Aargh! It’s right on the tip of my tongue. What movie is it that Demon Wind reminds me of? Maybe you could help jog my memory.
A group of twentysomething-year-old friends all arrive at a ramshackle place in the middle of nowhere.
Some sinister, faceless entity is – for a while, anyway – embodied as howling wind (plus an ’80s music video fog machine, but who’s counting?).
This nefarious force will not let them leave. But hey, at least the gang has a roof over their heads and some decent reading material. You’ve just gotta be careful what incantations you speak aloud.
Ooh! Look: his and hers demon-killing daggers.
And I guess it follows that… yeah, demons.
You obviously get where I’m going with all this. If Demon Wind had been content to settle for shamelessly knocking off The Evil Dead, it still would’ve had my attention. Better still, writer/director Charles Philip Moore filters that stone-cold classic’s key beats through Night of the Demons. More friends never before mentioned keep showing up to ensure there’s a steady supply of lambs for the slaughter. Demon Wind has that same gloriously ridiculous sense of humor seen in a lot of the horror that closed out the ’80s, aiming more for crack-open-a-brewski fun than abject terror.
There’s hardly even any point in recapping the plot. Still reeling from his father’s suicide, Cory (Eric Larson) rings up half his graduating class to meet him at what’s left of the family farm. (You see, the house exploded because Grandma threw a snowglobe at the floor prior to Paw Paw Demon’s deathstroke.) And, yeah, they inadvertently summon a demonic force that revives the long dead and eventually consumes these kids’ souls as well.
It’s not as if any of that matters, so let’s instead just talk about how jaw-droppingly WTF-ish Demon Wind can get.
Not too long after the gang shows up at
the cabinthe farmhouse, they’re tormented by some teleporting Village of the Damned old-timey kids with superhuman strength. Oh, plus they wield the power to mystically transform Flashdance-besweatered Bonnie into a bloodied baby doll that bursts into flames.
Later, the cow skull in a Satanic altar whips out its mammoth tongue, choking a new arrival and eventually chomping her to death.
The most brilliantly gleaming star in the flick is Chuck (Stephen Quadros), a magician ex-boyfriend (complete with cape) who rolls in on his buddy’s convertible and promptly unleashes an aluminum-can-kicking martial arts demonstration. I have pictorial evidence of part of that, anyway.
But why stop there? Here’s a quick exchange between Chuck and his sidekick Stacy:
“Will the puppets from Hell show tonight?”
“My son, if they do, we’ll just have to go out and kick some supernatural ass.”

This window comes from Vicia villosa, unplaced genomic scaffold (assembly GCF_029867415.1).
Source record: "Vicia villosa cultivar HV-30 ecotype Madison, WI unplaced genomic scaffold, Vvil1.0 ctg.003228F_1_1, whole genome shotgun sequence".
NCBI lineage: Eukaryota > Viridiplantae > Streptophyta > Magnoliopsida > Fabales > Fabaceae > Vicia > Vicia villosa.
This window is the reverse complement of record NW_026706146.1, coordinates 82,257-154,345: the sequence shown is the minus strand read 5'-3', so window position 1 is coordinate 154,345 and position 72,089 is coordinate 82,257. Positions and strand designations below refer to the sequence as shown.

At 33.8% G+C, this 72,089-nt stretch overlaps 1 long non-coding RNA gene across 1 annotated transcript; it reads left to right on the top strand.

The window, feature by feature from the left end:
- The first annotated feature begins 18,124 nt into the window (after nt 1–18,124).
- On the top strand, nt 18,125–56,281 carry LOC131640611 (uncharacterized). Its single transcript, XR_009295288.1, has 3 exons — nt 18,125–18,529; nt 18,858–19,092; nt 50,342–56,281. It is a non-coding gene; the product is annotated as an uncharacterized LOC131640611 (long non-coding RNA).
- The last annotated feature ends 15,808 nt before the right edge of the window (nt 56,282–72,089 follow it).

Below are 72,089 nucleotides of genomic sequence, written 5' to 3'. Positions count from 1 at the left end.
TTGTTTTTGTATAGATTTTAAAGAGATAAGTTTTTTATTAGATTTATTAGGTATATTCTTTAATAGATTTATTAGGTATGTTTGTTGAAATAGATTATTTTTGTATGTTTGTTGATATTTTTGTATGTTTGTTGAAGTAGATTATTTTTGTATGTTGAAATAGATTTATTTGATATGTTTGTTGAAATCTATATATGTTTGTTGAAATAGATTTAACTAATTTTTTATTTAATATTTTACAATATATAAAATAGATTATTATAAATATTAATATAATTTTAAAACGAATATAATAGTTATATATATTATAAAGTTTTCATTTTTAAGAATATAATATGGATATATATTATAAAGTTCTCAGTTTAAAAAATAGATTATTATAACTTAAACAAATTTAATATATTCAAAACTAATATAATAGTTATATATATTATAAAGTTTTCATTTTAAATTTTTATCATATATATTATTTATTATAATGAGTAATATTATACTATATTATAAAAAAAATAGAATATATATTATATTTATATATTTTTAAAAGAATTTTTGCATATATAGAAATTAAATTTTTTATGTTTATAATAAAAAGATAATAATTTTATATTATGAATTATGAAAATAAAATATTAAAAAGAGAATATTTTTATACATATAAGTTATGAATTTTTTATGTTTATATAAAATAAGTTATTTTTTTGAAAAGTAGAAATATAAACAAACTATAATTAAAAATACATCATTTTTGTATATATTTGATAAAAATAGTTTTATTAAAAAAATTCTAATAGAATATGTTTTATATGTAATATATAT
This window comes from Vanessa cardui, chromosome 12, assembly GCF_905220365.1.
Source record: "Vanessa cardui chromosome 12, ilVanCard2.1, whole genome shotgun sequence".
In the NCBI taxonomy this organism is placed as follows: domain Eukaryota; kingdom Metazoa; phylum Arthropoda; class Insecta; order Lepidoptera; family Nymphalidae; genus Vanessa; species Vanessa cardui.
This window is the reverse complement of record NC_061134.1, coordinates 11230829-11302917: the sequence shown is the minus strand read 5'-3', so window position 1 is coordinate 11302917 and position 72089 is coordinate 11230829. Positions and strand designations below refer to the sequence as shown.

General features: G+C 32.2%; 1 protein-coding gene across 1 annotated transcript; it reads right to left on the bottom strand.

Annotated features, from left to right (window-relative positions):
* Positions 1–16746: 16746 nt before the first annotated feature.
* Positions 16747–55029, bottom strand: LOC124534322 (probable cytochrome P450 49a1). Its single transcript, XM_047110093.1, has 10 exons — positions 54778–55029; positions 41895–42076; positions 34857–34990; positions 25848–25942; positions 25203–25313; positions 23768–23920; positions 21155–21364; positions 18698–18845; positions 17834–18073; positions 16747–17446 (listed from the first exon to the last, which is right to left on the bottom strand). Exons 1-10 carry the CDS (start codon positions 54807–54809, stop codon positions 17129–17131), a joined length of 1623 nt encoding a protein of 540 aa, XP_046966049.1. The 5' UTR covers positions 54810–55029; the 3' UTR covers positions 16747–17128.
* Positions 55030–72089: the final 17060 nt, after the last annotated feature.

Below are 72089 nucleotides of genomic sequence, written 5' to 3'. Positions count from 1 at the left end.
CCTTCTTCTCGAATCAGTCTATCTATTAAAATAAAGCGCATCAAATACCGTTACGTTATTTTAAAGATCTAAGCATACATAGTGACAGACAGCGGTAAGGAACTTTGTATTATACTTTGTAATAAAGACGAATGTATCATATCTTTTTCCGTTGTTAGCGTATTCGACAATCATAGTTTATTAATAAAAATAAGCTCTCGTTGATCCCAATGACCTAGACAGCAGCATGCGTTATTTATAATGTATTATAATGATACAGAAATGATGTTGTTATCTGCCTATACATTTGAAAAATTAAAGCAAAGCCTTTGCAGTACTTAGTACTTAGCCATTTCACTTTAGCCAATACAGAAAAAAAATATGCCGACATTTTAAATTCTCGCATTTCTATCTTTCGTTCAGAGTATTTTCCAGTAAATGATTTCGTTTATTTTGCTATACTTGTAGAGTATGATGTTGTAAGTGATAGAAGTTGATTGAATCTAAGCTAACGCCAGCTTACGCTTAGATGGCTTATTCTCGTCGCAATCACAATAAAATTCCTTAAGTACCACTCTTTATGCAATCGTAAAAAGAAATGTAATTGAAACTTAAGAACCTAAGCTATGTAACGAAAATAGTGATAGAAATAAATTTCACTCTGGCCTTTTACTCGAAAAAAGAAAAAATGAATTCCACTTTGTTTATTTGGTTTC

“Charles, my man. I like your attitude. Very American, very… John Wayne.”
“Very what choice do we have?”
“It’s a good point. Man, I just wish we had some hand grenades or something.”
“I’d rather have a Tahitian vacation.”
“Voodoo, man. They do voodoo in Tahiti.”
“Eh, let’s say Chicago.”
“Vegas. We know nothing spiritual lives in Vegas.”
“Good point. Vegas it is.”
…and then a bare-breasted, middle-aged demon lady coos “Yoo-hoo!” and starts jiggling her stuff around outside.
Geez, I was so distracted by the awe and glory of Chuck that I didn’t even get to the part where this happens:
If this review seems rambling and self-indulgent to the point of incoherence, that’s just because we’re talking about Demon Wind here. I guess the charitable thing to say is that it has a dream-like narrative – bounding from one wildly imaginative set-piece to the next without much regard for logic. You probably won’t be startled to hear that the acting is no great shakes. The movie’s pace alternates between extended, mildly tedious setup and a screaming rollercoaster of I don’t even know what’s happening right now.
It can be excruciatingly predictable, thumbing through every page of The Big Book of Stock Genre Clichés. Then, at other times, a stabbed monster will transmogrify into a dove, an alpha-demon will get kicked in the balls, or Cory will look at his girlfriend’s exposed panties only to moan, “A moon for the misbegotten.”
Demon Wind may not be good in the sense of… yeah, but that doesn’t stop it from being kind of amazing just the same. The tastiest slice of cheese this side of an upscale grocer, Demon Wind is currently streaming on Prime Video and Shudder. The same supernaturally gorgeous presentation is also available on Blu-ray, along with more than 80 minutes of interviews, courtesy of our pals at Vinegar Syndrome.